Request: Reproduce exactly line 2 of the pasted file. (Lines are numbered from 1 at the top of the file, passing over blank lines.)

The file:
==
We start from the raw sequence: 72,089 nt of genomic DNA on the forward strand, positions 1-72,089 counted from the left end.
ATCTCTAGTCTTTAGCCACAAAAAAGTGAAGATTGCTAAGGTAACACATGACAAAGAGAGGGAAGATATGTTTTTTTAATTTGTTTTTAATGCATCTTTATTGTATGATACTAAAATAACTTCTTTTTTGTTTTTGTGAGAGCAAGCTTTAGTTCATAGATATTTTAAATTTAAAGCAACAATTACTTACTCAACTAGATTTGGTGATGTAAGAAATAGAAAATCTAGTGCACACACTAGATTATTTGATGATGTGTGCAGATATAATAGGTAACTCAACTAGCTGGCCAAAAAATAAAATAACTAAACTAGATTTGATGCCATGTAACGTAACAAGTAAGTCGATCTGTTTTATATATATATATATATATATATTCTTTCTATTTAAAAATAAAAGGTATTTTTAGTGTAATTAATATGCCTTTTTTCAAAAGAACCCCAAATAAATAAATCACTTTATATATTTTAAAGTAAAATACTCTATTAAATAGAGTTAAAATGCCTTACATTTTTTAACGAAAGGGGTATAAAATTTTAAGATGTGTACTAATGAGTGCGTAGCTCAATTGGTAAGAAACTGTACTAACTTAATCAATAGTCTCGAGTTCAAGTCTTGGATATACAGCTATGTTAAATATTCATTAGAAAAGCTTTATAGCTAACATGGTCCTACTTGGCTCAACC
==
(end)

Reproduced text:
ATCTCTAGTCTTTAGCCACAAAAAAGTGAAGATTGCTAAGGTAACACATGACAAAGAGAGGGAAGATATGTTTTTTTAATTTGTTTTTAATGCATCTTTATTGTATGATACTAAAATAACTTCTTTTTTGTTTTTGTGAGAGCAAGCTTTAGTTCATAGATATTTTAAATTTAAAGCAACAATTACTTACTCAACTAGATTTGGTGATGTAAGAAATAGAAAATCTAGTGCACACACTAGATTATTTGATGATGTGTGCAGATATAATAGGTAACTCAACTAGCTGGCCAAAAAATAAAATAACTAAACTAGATTTGATGCCATGTAACGTAACAAGTAAGTCGATCTGTTTTATATATATATATATATATATATTCTTTCTATTTAAAAATAAAAGGTATTTTTAGTGTAATTAATATGCCTTTTTTCAAAAGAACCCCAAATAAATAAATCACTTTATATATTTTAAAGTAAAATACTCTATTAAATAGAGTTAAAATGCCTTACATTTTTTAACGAAAGGGGTATAAAATTTTAAGATGTGTACTAATGAGTGCGTAGCTCAATTGGTAAGAAACTGTACTAACTTAATCAATAGTCTCGAGTTCAAGTCTTGGATATACAGCTATGTTAAATATTCATTAGAAAAGCTTTATAGCTAACATGGTCCTACTTGGCTCAACC